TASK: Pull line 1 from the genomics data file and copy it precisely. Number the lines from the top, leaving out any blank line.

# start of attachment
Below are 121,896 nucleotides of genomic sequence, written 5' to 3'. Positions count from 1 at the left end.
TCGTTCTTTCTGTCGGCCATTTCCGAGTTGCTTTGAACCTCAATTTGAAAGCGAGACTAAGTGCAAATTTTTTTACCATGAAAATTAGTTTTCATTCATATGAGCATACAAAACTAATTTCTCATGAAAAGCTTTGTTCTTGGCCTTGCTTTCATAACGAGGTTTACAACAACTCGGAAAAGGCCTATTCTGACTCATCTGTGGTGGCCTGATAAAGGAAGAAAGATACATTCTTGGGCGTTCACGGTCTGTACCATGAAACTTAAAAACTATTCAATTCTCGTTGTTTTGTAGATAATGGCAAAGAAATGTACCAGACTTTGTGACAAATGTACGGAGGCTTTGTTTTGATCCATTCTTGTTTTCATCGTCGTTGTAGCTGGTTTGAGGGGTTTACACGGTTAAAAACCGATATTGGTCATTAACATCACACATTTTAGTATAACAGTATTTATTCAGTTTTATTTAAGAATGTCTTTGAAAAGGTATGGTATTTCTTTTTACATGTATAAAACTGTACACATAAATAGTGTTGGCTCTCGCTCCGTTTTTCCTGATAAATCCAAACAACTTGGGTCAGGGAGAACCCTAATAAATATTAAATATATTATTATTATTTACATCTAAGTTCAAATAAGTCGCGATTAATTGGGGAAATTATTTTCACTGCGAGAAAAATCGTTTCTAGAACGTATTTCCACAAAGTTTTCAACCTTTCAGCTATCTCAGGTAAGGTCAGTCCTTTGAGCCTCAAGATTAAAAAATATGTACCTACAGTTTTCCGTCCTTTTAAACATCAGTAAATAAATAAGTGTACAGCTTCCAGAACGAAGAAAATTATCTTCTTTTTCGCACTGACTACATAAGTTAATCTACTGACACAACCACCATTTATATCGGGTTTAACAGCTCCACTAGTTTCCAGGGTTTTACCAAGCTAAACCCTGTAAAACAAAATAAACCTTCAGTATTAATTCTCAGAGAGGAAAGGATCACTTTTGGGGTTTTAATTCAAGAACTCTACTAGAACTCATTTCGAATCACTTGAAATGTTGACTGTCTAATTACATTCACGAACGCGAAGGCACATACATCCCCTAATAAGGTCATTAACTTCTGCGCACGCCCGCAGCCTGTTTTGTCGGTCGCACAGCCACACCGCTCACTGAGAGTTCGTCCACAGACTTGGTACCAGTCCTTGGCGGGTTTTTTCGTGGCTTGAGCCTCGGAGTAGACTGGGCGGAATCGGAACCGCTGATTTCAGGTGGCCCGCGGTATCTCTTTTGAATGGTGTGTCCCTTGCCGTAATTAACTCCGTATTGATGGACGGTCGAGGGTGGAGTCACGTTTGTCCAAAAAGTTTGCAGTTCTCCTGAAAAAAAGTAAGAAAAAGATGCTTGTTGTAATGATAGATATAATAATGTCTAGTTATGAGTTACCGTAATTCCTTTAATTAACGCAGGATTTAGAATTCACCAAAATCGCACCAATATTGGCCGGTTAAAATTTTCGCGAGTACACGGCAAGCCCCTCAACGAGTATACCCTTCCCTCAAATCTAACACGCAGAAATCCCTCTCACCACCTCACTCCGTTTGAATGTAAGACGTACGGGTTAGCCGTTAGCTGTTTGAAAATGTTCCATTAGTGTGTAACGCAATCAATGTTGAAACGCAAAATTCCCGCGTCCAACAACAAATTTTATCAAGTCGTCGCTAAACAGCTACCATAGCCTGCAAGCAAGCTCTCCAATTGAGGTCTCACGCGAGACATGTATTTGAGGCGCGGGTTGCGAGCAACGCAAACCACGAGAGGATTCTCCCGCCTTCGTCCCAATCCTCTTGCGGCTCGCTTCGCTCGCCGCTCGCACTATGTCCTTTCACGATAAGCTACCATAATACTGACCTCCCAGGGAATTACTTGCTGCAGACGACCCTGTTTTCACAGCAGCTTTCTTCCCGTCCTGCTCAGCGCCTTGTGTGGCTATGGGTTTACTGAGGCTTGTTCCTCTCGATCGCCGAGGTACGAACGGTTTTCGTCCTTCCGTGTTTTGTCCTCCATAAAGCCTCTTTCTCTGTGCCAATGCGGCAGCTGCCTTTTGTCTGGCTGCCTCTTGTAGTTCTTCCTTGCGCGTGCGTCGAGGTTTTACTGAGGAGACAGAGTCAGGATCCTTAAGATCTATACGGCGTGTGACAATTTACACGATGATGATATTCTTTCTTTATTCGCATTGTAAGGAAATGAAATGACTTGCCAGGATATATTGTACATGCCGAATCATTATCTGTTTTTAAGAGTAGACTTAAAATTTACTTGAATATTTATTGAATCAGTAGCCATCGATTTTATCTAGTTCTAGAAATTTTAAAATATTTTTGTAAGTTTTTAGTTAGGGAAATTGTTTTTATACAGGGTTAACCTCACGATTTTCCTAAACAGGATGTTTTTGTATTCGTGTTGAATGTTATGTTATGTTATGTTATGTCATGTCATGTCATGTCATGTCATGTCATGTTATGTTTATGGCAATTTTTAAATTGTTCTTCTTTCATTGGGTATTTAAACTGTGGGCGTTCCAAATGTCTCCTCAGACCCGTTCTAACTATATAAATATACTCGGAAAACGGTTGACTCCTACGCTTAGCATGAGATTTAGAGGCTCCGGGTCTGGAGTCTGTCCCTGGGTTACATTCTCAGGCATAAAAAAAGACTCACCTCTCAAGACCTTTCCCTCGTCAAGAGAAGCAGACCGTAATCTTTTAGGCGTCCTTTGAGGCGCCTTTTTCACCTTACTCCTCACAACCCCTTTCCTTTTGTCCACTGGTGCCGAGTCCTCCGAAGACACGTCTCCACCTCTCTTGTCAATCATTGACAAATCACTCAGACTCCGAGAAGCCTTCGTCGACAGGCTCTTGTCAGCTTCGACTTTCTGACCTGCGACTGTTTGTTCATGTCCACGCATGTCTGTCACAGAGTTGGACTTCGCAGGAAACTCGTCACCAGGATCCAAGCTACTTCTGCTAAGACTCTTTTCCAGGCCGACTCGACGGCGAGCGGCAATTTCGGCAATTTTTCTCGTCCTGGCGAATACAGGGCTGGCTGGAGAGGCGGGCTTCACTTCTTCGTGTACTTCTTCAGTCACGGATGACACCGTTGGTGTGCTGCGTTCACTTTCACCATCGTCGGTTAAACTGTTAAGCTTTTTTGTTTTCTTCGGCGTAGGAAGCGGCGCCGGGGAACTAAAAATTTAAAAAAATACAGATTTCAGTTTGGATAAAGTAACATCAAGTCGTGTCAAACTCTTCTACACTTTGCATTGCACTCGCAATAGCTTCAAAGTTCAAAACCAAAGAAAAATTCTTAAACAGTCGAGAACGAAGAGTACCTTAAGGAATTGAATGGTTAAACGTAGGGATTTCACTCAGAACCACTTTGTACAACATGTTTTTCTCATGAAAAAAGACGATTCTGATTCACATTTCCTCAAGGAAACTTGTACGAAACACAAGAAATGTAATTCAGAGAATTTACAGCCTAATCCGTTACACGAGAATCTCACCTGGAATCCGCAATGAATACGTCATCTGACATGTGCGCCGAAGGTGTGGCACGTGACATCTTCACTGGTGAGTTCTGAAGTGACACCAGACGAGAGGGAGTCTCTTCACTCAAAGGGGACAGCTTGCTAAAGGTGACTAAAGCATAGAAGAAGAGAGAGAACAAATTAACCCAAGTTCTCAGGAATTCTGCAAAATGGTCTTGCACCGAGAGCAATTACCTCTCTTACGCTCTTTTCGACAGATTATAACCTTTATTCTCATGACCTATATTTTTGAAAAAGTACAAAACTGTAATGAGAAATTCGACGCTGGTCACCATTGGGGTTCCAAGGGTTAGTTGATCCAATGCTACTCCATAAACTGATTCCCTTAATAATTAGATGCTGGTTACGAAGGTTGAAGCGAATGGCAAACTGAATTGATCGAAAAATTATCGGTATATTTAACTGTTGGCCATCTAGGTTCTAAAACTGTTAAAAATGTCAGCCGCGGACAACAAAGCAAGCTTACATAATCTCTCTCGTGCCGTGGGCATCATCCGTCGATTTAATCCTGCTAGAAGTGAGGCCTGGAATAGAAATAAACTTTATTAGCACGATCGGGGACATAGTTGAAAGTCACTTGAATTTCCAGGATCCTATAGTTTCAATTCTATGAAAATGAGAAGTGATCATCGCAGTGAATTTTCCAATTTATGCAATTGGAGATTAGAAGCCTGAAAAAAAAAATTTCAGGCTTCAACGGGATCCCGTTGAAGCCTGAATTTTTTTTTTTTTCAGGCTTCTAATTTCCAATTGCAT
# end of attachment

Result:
Below are 121,896 nucleotides of genomic sequence, written 5' to 3'. Positions count from 1 at the left end.